As I'm fiddling with this mess, I see some of the parquet comes off easily, but some has a ton of glue under it. So, depending on how well (or bad) this goes, I think an option is, in case I can't get all glue off, to do the following.

1. Lay 1/4" thick plywood onto existing subfloor, screw down appropriately.

2. Then add the 1/4" CBU with thinset and screws, then tape and thinset joints.

3. Level as needed and tile away.

My thinking is, remnant glue and thinset might not be a good combo. Figure, I don't think I want much, if any, glue left, before I thinset the CBU on, so if it doesn't go my way, I think 1/4" plywood, followed by 1/4" CBU might be the ticket.

Make sense?

Thanks for the help on this one.

Lots of grunt work ahead of me...…

Mike G
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Unread 10-16-2019, 05:48 PM   #23
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That's the hand tool, cx, you thunk right. The deeper you score, the cleaner the snap. Not at all fun, though.

Mike, the thin set mortar isn't to bond the tile backer to the plywood (though it largely does) it's to fill voids. If it were my floor I'd be inclined to remove all the glue I could by scraping, sanding if necessary to remove any ridges-n-such, forgo the 1/4 ply, trowel on a modified mortar, and install your 1/4" or 1/2" tile backer board ontoppa that.

There may be dissenting opinions.
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Unread 10-16-2019, 06:16 PM   #24
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That's what its about dissenting opinions, er I mean discussion. We'll see how the removal of the parquet goes, but if I get the glue off, then i'll just use the 1/2" CBD with thinset. Thanks.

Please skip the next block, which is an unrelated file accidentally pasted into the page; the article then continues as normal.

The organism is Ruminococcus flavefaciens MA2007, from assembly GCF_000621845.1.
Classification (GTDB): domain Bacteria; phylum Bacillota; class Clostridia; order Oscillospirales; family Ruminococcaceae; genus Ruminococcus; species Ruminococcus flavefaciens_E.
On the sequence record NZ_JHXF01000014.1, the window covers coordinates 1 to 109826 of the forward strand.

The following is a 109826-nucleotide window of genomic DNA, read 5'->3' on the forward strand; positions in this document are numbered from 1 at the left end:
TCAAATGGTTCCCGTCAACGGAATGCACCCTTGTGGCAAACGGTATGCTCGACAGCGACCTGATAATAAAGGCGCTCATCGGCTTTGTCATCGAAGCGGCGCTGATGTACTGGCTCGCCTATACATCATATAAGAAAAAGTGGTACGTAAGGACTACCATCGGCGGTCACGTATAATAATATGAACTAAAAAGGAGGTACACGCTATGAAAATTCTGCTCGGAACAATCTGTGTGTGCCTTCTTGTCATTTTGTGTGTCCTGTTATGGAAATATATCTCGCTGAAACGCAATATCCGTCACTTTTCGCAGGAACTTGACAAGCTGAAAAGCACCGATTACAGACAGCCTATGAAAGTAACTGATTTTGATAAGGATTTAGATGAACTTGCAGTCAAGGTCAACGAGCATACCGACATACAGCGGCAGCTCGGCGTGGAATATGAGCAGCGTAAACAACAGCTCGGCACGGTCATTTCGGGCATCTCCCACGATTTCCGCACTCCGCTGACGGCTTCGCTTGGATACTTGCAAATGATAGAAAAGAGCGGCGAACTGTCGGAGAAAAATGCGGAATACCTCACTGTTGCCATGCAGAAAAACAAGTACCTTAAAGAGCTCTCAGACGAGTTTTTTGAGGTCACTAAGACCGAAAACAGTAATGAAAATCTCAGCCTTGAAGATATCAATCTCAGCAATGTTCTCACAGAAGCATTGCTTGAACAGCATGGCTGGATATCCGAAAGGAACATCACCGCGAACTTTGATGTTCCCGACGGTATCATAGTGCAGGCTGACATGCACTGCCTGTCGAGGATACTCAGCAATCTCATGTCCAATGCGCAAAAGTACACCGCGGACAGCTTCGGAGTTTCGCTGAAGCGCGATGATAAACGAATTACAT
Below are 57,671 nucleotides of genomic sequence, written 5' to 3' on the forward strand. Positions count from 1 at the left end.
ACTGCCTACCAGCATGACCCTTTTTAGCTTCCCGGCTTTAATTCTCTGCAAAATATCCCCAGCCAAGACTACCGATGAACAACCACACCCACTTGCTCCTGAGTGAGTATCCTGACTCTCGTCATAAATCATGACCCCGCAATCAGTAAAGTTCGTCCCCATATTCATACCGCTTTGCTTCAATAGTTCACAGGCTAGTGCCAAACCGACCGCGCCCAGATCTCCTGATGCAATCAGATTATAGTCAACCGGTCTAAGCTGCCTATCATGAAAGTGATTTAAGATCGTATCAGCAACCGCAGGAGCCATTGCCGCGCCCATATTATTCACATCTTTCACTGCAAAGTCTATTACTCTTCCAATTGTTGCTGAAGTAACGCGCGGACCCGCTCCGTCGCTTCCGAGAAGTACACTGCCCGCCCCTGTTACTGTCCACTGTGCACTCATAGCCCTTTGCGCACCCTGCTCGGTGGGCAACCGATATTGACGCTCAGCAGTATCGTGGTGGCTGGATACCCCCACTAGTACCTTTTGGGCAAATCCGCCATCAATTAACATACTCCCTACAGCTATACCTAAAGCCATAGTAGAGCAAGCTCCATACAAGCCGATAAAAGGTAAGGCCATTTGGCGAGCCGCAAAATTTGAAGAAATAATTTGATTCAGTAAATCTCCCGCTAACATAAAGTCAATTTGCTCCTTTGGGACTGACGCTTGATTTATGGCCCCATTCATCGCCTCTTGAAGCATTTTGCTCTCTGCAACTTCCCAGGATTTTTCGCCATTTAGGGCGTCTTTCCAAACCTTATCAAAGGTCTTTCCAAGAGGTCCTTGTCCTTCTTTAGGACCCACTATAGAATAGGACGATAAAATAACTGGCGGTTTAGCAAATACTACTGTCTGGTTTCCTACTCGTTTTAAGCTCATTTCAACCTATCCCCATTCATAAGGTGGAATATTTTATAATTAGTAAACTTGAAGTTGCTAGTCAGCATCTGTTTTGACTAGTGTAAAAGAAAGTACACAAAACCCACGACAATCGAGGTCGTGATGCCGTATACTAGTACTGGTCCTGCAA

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Unread 10-16-2019, 07:07 PM   #25
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No matter what else you may decide to do, Mike, please divest yourself of any plan to use 1/4" plywood for any purpose in any ceramic floor tile installation. Not even particularly useful for a walking surface over your newly installed tile, but of no value at all in a subflooring package.

My opinion; worth price charged.
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Unread 10-16-2019, 08:19 PM   #26
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Guys, thanks for the thoughts. Ditching 1/4" plywood, back to 1/2" CBU, once parquet is up.
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Unread 10-17-2019, 08:14 AM   #27
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There is no advantage to the use of 1/2" CBU rather than the thinner 1/4" material, Mike, unless you just want to raise the height of your finished floor.

My opinion; worth price charged.
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Unread 10-17-2019, 09:06 AM   #28
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CX

The 1/2" CBU is to get height to match existing floor.

Mike
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Unread 10-17-2019, 09:10 AM   #29
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That's good use of it, then.
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Unread 10-22-2019, 09:58 AM   #30
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Well, life isn't working out on this effort as I thought I few posts back.

1. Heat gun to soften glue doesn't work as initially thought, only works occasionally. This glue is tough stuff and of course wood is an insulator. Basically, calling it quits on this approach, I'll be in an old folks home before this is remotely done.

2. Tried replacing 1 section with new T&G plywood, also very tedious and I'm not even in tight area yet. The good news is previous guy did not install floor under cabs or island, but i'm a long way from either.

3. Reading on Hardie site, they say the backer can be installed using adhesive, is it a crazy idea to install board this way over the existing unmovable parquet?

4. I've done many, many projects, but this one isn't getting there, suggested to wife we consider a different flooring approach...…


Thanks.